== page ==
When guard Amy Dilk converted a driving lay-in to pull Michigan in front 52-46 late in the third quarter, Maryland women’s basketball needed another late-game run, just as it did against Nebraska on Tuesday.

For the second straight game, the Terps delivered.

Forward Shakira Austin scored a pair of baskets through traffic, and guard Taylor Mikesell drilled a floater to put the Terps in front 53-52 behind a quick 7-0 burst.

And when guard Kaila Charles scored a transition lay-in to give No. 9 Maryland a comfortable 68-58 lead, the run had quickly grown to a 22-6 onslaught, and the Terps easily dispatched Michigan 83-69 behind an electric second-half performance.

“We had to kinda settle in that first half,” coach Brenda Frese said. “But I love our response out of the locker room.”

Maryland scored 32 points in the first and third quarters combined but exploded for 30 points in the fourth.

The Terps (15-1, 4-1 Big Ten) got off to another hot start offensively, opening 7-for-10 from the field to take a 14-13 late in the first quarter, but Michigan (11-6, 2-3) quickly countered with some pressure of its own. The Wolverines extended their full-court pressure, forcing 10 Maryland turnovers in the opening period and closing on an 8-0 run to lead 21-14.

Maryland settled down on offense, committing three giveaways and going 5-for-9 from beyond the arc in the second quarter. After a sloppy first quarter, the Terps had just five turnovers the remainder of the game.

“I’d like to see us get comfortable sooner to that press,” Frese said. “But nice to be able to see the response.”

Guard Channise Lewis, who finished with a game-high 11 assists, drilled a triple to pull Maryland within 25-22, and Mikesell found the bottom of the net on a transition trey on the next possession to even the score.

Led by Mikesell and guard Blair Watson with 17 and 14 points, respectively, all of the Terps’ starters finished in double-figures. But in the opening half, an infrequently used bench player set the pace for Maryland.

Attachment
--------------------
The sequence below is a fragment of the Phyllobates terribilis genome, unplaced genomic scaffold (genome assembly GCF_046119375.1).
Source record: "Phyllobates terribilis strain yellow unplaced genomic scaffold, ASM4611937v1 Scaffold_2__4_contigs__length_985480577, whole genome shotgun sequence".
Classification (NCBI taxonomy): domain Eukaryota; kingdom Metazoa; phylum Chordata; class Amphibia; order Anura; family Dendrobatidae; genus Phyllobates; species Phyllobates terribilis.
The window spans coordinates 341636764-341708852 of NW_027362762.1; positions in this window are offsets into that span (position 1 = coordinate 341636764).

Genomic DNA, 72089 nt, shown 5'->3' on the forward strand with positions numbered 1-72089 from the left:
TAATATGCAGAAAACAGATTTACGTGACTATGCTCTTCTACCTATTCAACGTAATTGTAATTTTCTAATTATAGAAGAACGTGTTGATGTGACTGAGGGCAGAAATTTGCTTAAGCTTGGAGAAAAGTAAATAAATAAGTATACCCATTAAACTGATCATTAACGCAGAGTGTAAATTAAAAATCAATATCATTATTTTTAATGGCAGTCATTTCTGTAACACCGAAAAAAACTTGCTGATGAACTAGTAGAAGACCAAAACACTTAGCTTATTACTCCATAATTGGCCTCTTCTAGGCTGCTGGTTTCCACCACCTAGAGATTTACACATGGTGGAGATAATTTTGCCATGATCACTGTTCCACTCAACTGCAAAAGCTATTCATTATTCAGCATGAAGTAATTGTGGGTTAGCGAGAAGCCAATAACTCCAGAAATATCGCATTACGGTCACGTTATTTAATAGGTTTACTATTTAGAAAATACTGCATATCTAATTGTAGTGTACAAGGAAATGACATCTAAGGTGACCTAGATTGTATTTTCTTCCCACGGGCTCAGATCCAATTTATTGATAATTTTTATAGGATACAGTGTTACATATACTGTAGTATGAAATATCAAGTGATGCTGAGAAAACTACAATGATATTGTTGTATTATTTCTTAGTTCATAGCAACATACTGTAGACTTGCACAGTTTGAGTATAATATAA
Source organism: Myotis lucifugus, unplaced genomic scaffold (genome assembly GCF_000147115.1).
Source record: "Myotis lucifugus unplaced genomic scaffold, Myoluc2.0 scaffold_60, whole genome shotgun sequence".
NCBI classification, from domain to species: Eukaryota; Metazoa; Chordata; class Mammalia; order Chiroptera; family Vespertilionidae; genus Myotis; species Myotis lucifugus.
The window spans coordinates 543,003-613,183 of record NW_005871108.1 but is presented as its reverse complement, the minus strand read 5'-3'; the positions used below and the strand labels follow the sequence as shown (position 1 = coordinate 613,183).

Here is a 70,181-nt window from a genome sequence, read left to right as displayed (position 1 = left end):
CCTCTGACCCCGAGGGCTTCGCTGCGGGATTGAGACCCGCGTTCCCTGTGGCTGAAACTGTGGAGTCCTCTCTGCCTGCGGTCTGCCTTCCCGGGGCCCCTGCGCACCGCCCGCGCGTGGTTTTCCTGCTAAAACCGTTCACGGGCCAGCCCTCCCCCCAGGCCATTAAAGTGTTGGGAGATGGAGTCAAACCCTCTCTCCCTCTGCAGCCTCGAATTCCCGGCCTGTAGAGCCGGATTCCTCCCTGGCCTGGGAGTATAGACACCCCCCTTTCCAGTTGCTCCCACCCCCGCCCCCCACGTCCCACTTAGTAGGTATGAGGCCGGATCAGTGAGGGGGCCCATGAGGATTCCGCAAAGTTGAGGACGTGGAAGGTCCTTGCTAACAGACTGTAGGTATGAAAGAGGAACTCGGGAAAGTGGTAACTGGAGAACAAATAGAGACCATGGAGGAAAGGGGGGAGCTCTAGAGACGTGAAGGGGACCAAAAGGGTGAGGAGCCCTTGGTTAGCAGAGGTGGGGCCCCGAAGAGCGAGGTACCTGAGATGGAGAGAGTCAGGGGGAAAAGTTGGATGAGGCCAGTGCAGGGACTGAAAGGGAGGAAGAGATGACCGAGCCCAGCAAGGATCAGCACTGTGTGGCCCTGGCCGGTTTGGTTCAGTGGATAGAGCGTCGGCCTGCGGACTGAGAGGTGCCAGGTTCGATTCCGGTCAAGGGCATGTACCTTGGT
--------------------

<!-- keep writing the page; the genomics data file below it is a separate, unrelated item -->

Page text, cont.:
Entering the game, guard Sara Vujacic had logged just one minute and three points through four Big Ten contests. But Saturday, Frese turned to the junior in need of a spark early on, and Vujacic responded.

Vujacic buried a shot from the right wing to give Maryland a 3-point lead, and her second triple with a minute left in the half edged the Terps in front again, 35-32, with the Wolverines clawing back again and again.

“You’ve just got to trust your coach,” said Vujacic, who finished with eight points on 2-for-3 shooting behind the arc in 11 minutes, the most she’s logged since netting 25 minutes on Dec. 10 against Loyola. “And when you’re on the court, you’ve got to show that you can play.”

As Maryland found a rhythm offensively, its defense followed suit. Michigan was just 5-for-17 from the field in the second quarter, but the Terps clung a narrow 35-34 lead at the break due to the rough opening period.

The up-and-down affair continued after halftime.

Michigan pulled ahead 47-43 due to a 5-for-9 start from the field. And down 52-46, the Terps desperately needed someone to step up on the offensive end.

And just as she had done against Nebraska, Austin provided a major boost after halftime.

Austin scored a pair of baskets in the paint — she was fouled on both makes — and converted 1-of-2 foul shots to bring the Terps within a basket. She finished with 13 points and 15 boards to complete her sixth double-double of the season, and with seven blocked shots, she nearly notched the first triple-double of her career.

Matched up against 6-foot-5 forward Hallie Thome — who finished with a game-high 25 points and added 10 rebounds — Austin was able to find success on both ends of the floor despite facing a physically dominant frontcourt player.

“We practice finishing every day,” Austin said. “Not being scared of contact. I went into her body a lot, and I’m long enough to finish over her.”

In Austin’s first four Big Ten contests, the freshman averaged 4.0 points and 8.5 boards a game, and she registered just 3.75 minutes per contest after the break.

But on Saturday, Austin featured in all but two minutes after halftime, playing a significant role in a Maryland defense that held Michigan to 38.5 percent shooting over the course of the game. And when the Terps needed to make a push in crunch time, their defense held the Wolverines to just six points during a 16-point run that gave Maryland a 68-58 lead with 5:24 left.

For the second straight game, the Terps went on a huge run to secure the game. Maryland went 10-for-13 from the field in the fourth quarter, and Watson had 12 points in the final 10 minutes after entering halftime scoreless.

Behind a balanced offensive attack with all five starters finishing in double figures, the Terps notched a second consecutive comfortable conference victory that didn’t always seem destined for that outcome.

“A really good win against a really good team,” Frese said. “And now time to just continue to keep building off of this.”